NUPRC Calls For Inclusiveness In Energy Transition
Gbenga Komolafe, Chief Executive, NUPRC.
Energy transition discussions should revolve around the implementation of a fair, equitable, and sustainable energy mix that entrenches the principles of inclusiveness and guarantees energy security, the Nigerian Upstream Regulatory Commission (NUPRC) has said.

The NUPRC Chief Executive, Gbenga Komolafe, disclosed this in a statement on Tuesday.

Mr. Komolafe said while deliberations on the global transition to renewable and sustainable energy are going on, proponents should consider the right of nations to harness their energy resources for their development goals.

The statement said that Mr. Komolafe made the remarks while speaking to participants at the Offshore Technology Conference held in Houston, Texas, United States.

He said policymakers and experts should also consider the freedom of nations to attain the right energy mix in multiple pathways and sustainable energy supply.

In his presentation on the Nigerian upstream sector, he said the perspective was relevant considering the momentum in the energy transition, the attendant changes in the energy economy, as well as the expectations of stakeholders on the implementation of the Petroleum Industry Act (PIA) 2021.

“These perspectives indicate a new direction of travel that fossil fuel-dependent economies needed to anticipate and prepare for,” he said

He explained that Nigeria has long recognised that the global shift towards decarbonised economies will lead to a structural decline in demand for unabated fossil fuels and that the increasing cost competitiveness of renewable energy sources will present key risks and challenges for fossil fuel-dependent economies.

“Chief among these is reduction in national revenue and consequential fiscal vulnerabilities that may arise therefrom.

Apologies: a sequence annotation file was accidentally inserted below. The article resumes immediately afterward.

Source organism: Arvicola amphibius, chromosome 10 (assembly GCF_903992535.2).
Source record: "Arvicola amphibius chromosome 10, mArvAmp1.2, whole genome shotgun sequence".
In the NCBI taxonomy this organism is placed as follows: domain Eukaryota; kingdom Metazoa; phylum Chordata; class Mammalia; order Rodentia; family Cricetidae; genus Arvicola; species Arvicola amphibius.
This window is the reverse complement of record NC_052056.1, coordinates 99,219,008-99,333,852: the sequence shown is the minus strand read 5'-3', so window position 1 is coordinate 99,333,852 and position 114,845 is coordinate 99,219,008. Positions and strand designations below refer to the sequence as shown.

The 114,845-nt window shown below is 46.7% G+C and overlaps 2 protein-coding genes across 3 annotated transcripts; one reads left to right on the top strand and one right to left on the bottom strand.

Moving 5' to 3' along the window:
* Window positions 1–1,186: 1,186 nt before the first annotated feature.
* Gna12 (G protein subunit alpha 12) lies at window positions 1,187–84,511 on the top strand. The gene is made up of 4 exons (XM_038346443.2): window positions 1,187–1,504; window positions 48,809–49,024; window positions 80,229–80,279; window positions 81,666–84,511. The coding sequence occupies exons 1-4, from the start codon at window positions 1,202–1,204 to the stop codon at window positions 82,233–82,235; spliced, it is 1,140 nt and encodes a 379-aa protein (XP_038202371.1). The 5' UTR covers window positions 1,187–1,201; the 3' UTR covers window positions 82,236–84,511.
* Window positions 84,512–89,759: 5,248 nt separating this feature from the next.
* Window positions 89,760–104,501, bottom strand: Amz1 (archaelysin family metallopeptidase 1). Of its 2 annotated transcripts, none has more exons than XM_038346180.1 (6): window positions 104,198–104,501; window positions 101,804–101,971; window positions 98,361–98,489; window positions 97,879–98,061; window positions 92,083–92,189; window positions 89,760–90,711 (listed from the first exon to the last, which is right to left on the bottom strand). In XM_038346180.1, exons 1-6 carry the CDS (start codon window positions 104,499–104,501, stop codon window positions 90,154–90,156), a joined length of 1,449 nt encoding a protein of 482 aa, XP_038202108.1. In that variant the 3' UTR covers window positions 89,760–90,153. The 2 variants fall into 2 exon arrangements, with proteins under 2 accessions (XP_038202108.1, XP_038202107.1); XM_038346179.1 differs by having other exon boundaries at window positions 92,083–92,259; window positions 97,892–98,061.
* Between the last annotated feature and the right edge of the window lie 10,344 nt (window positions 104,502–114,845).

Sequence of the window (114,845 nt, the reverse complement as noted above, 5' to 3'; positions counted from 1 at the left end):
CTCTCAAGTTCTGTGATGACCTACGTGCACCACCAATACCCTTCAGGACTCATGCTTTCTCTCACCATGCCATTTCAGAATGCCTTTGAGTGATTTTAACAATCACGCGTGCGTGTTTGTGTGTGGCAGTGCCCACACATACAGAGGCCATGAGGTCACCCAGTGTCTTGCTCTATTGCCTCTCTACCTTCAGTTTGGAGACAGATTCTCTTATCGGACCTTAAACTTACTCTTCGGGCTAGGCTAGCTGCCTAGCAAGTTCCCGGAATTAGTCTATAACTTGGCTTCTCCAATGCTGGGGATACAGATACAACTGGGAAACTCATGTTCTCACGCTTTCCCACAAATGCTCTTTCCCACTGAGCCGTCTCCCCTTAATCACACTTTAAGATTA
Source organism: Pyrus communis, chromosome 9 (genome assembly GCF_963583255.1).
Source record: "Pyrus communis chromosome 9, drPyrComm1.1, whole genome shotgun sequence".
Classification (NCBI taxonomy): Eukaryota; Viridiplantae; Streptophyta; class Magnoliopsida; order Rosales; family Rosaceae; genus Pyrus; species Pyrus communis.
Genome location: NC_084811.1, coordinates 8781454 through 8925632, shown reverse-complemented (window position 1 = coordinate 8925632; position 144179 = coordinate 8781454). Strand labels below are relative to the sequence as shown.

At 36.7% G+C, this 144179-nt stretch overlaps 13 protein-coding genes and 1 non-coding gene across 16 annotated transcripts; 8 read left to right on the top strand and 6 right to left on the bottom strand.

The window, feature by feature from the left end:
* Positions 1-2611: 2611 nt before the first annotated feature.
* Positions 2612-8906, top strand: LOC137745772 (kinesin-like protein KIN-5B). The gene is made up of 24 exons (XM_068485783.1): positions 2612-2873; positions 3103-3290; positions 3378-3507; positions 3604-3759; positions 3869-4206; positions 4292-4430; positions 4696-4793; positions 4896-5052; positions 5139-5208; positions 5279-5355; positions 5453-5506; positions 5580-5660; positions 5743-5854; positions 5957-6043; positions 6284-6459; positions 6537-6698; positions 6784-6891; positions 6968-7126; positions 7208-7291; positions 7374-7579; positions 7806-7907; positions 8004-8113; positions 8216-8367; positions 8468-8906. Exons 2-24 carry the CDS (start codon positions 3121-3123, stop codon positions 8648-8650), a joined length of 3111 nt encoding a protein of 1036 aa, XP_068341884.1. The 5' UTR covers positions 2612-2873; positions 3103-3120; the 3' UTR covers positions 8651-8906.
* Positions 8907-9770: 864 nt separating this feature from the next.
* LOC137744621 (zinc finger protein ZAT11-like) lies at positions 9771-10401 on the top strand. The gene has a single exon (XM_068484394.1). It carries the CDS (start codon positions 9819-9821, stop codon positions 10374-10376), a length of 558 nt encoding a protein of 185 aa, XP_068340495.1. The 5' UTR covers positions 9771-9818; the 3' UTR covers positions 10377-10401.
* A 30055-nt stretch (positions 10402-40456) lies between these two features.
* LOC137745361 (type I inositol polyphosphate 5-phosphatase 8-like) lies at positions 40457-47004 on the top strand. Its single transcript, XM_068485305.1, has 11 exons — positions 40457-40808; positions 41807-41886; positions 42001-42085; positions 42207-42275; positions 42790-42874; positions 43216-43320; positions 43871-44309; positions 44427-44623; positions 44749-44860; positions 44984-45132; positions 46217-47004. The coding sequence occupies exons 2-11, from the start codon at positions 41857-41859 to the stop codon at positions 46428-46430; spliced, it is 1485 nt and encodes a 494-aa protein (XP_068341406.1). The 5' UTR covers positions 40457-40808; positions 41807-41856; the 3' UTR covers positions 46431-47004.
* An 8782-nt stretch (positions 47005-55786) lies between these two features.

“It was further recognized that reduction in fossil fuel revenue without sufficient time and support to manage macroeconomic risks and the structural transformation required to build a diversified, sustainable, and resilient economy, will be disadvantageous to the Nigerian economy,” he said.

Again, as a nation, Mr. Komolafe said Nigeria’s performance in terms of the Sustainable Development Goals (SDGs) is a very strong indicator that the energy transition policy for Nigeria should equitably be formulated within the context of improving the achievement of the SDGs.

“That is, reducing poverty and hunger, improving good health, well-being and quality education, achieving clean water and sanitation, creating decent work and economic growth, achieving improved environment through deployment of carbon capture technology amongst others.

“Aside from the SDGs challenges, we also have the world’s largest energy deficit, with an estimated 85 million Nigerians lacking access to grid-supplied electricity or clean cooking fuel,” he added.

This, he said, is equivalent to 43 percent of the population, a situation that results in an estimated annual economic loss of up to 2 percent of GDP.

Renewable Energy

Mr. Komolafe noted that renewable energy holds significant potential to alleviate these challenges, but absorption capacity issues limit the amount of variable power generation which can be accommodated by the grid.

“There are also issues relating to technology, resource and manpower constraints, dearth of know-how, capacity development and utilization as well as the prohibitive cost of renewable energy which collectively constitute barriers to uptake and deployment,” he said.
He explained that the strength of Nigeria’s economy is closely tied to a volatile oil price, with petroleum exports accounting for 86 per cent of total export revenue.
He added that it becomes self-evident that the nation could not do away with its fossil fuels just yet, noting that a balance had to be struck between the energy transition and the human transition.


“The Nigerian government was left with no choice but to reject the notion of a single pathway to net-zero, preferring instead the concept of ‘just’ energy transition which takes into cognizance the specific circumstances of each nation in developing the energy transition pathway that best achieves the environmental, social, political and economic objectives of the transition in that specific nation.

“Multiple pathways to energy transition should and must exist in order to ensure that no country is left behind in the process of achieving net zero by 2050. Accordingly, the government then declared natural gas as our transition fuel,” he said.


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